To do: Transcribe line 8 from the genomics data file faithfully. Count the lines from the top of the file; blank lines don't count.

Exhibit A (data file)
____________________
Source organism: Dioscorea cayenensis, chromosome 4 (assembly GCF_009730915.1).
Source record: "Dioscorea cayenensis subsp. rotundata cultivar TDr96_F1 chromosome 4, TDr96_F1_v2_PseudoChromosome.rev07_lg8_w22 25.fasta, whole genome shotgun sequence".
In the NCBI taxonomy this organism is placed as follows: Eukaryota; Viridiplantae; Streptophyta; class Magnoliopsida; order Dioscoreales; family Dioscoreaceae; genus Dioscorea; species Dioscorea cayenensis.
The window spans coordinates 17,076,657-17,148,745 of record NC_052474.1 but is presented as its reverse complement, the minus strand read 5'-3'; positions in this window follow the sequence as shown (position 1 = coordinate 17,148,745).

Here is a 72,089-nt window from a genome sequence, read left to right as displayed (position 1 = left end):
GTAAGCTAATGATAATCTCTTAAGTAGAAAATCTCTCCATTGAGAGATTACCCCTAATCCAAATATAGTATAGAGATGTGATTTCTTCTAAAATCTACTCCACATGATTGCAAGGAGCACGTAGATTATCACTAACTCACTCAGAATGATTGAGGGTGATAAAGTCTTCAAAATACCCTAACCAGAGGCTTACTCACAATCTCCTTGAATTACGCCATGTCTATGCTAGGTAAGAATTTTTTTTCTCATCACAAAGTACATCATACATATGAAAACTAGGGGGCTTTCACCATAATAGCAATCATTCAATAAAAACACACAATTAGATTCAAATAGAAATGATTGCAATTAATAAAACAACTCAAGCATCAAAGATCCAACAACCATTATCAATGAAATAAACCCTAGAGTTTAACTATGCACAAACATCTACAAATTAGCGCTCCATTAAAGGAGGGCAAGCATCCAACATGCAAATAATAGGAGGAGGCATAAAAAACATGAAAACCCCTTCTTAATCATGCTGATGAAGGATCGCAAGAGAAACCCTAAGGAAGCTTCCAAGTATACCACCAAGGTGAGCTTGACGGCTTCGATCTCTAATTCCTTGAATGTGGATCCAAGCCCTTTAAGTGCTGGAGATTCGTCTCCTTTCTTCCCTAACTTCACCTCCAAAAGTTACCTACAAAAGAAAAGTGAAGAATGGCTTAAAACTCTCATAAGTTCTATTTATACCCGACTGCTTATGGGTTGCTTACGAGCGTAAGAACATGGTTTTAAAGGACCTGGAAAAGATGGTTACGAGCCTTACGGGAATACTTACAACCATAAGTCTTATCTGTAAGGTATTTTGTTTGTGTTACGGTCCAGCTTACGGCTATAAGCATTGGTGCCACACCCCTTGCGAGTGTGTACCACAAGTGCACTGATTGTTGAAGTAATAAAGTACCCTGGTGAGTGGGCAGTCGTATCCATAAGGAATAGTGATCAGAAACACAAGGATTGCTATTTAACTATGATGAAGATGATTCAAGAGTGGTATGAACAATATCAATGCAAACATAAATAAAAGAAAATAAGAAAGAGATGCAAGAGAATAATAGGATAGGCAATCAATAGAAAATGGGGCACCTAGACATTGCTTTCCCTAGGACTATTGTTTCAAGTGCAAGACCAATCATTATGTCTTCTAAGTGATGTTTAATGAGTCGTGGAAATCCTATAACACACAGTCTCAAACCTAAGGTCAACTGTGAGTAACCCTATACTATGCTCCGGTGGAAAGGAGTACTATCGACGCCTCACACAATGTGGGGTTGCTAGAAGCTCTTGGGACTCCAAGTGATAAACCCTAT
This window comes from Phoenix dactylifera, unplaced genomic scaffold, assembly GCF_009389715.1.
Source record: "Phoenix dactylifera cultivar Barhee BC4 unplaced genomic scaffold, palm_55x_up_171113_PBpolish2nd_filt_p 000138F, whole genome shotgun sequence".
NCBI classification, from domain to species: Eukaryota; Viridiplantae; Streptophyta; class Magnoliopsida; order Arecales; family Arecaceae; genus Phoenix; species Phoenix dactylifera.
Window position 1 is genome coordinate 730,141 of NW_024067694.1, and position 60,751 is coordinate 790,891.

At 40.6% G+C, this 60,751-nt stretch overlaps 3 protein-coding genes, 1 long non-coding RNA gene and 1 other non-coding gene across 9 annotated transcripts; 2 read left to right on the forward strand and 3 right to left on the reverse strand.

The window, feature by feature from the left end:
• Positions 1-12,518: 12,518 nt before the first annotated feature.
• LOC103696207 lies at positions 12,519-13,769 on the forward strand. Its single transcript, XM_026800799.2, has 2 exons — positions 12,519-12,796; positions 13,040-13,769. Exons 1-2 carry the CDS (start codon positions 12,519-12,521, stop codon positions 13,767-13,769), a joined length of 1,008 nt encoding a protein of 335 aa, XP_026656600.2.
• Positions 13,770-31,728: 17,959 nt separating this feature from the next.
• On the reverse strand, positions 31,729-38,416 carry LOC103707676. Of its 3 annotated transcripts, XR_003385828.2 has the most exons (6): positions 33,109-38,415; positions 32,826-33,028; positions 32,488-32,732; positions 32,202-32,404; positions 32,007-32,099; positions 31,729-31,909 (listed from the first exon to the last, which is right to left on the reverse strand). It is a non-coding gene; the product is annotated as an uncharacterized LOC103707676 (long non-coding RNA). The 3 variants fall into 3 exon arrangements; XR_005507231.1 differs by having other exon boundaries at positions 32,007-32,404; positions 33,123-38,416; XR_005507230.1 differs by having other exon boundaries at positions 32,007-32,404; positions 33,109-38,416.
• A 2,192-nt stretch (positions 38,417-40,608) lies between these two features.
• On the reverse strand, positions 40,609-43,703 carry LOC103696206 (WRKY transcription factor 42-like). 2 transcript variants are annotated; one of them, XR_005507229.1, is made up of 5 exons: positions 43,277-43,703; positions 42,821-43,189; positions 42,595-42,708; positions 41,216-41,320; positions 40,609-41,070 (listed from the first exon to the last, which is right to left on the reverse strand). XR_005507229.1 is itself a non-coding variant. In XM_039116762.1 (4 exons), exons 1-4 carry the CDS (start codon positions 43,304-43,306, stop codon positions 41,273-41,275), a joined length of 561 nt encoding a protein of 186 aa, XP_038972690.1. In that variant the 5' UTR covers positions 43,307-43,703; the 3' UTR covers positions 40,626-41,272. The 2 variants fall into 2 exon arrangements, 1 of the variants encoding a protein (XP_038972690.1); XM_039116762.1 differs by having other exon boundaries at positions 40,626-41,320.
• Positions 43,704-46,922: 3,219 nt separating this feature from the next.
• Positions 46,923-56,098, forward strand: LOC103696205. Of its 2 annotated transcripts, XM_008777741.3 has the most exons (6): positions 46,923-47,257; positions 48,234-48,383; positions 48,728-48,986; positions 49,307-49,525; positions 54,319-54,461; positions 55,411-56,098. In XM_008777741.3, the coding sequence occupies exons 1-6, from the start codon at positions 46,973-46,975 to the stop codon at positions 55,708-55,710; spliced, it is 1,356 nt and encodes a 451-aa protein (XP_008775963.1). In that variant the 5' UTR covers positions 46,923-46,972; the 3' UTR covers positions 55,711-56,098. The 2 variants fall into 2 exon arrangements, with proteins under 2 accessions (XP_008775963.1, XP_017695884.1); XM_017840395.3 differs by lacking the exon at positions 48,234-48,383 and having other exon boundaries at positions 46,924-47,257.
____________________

Source record: "Phoenix dactylifera cultivar Barhee BC4 unplaced genomic scaffold, palm_55x_up_171113_PBpolish2nd_filt_p 000138F, whole genome shotgun sequence".